Recently I submitted a wine glass collage to my art licensing agent for reproduction on a wine journal by Target. He called me and said (in his awesome British accent) "Elizabeth, this is lovely but the glass is not symmetrical and you need to fix the one side." What? not symmetrical? Who cares? It's art, it's impressionistic, and I like it just the way it is.

Chardonnay / 9x12 / collage of hand painted papers

"Well Michael, I'll fix the image in photoshop for your purposes, but I'm not changing the original." Is what I told him. Because I think it's fabulous, just the way it is. 

Thank YOU for being a part of my art journey.


  1. Hear hear! Great post Elizabeth. The need to be or 'do' perfect is so insidious and draining and it is so liberating to let go and just be ourselves in whatever form we are. It's a wonderful gift also to be able to be accepting of the flawed state of others too, it can mean so much to someone. Oh, nothing wrong with having an Australian accent..... :)


  2. Thank you Sandy! Very well put. And the accent thing is so funny because North Boston sounds nothing like Oz!

  3. Perfect is the enemy of good. Or great. We are all perfectly imperfect and that's the best place to create from. Life carves on us like a Target eraser, and the result is a distressed imprint. Beautiful the way it is.

  4. I'm flawed, too, Elizabeth. When I was 13 months old, just learning to walk, I tripped and grabbed the coffee perculator cord and pulled a full pot of boiling hot coffee, grounds and all, down onto my head and shoulders. This baby nearly died but was left with scars on the back of my neck, shoulders and arms. For years I hid under sleeves and collars but now that I'm at the other end of life, like you my attitude is "it is what it is". No one cares that I'm scared, nor do I any more and I've learned to love wearing wide necklines and short sleeves, knowing that ridicule was only in my mind and never in the thoughts of others. It's so freeing.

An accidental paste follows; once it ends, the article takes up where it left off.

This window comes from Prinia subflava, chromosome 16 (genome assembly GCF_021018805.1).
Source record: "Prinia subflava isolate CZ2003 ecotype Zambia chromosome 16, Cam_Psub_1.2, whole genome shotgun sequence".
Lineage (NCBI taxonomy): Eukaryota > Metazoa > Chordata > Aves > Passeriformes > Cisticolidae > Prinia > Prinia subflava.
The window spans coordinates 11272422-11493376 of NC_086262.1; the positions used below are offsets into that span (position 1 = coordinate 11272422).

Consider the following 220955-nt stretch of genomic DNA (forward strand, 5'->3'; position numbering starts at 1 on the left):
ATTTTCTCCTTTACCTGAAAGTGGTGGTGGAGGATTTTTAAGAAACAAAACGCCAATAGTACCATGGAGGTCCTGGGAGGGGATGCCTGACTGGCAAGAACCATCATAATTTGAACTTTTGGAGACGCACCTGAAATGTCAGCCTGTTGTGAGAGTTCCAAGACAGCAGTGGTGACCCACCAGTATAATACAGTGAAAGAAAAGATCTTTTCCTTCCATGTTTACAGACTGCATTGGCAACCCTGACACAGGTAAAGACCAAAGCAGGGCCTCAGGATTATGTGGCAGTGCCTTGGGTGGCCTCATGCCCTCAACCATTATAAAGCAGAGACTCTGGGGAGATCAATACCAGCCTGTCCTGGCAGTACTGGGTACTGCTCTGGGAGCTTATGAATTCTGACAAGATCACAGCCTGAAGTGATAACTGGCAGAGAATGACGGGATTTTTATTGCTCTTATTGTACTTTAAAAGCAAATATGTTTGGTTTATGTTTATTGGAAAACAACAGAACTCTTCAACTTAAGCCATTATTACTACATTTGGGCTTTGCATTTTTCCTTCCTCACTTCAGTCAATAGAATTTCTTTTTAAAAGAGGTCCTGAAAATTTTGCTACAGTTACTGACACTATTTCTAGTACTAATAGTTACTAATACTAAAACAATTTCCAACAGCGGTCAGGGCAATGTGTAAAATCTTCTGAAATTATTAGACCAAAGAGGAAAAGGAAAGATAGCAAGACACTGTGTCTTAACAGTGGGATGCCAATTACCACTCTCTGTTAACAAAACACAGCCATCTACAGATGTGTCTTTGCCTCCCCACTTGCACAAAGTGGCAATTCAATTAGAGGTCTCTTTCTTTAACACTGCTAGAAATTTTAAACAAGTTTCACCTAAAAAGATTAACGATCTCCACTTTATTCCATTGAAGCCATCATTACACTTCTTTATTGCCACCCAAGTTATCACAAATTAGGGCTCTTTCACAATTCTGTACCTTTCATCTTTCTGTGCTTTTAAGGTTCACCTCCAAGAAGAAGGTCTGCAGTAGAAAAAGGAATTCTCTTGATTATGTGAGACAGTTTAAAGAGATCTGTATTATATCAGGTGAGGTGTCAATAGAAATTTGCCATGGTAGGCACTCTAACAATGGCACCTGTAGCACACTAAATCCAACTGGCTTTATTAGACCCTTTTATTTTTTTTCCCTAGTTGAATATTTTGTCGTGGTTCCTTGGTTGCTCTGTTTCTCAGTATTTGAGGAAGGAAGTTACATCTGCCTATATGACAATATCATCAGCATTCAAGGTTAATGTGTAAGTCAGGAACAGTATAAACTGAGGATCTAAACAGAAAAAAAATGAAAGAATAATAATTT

5. Ah Jo! I've missed you so much. I didn't know this and I'm glad you shared it. It is freeing to be able to let it go. You are so talented, and generous. I value out friendship. ThAnk you!

  6. Quinn, so eloquently put, of course. Indeed we all have a bit of Target eraser in us. I'm feeling like the distressed imprint is way more beautiful, for the uniqueness of its flaws.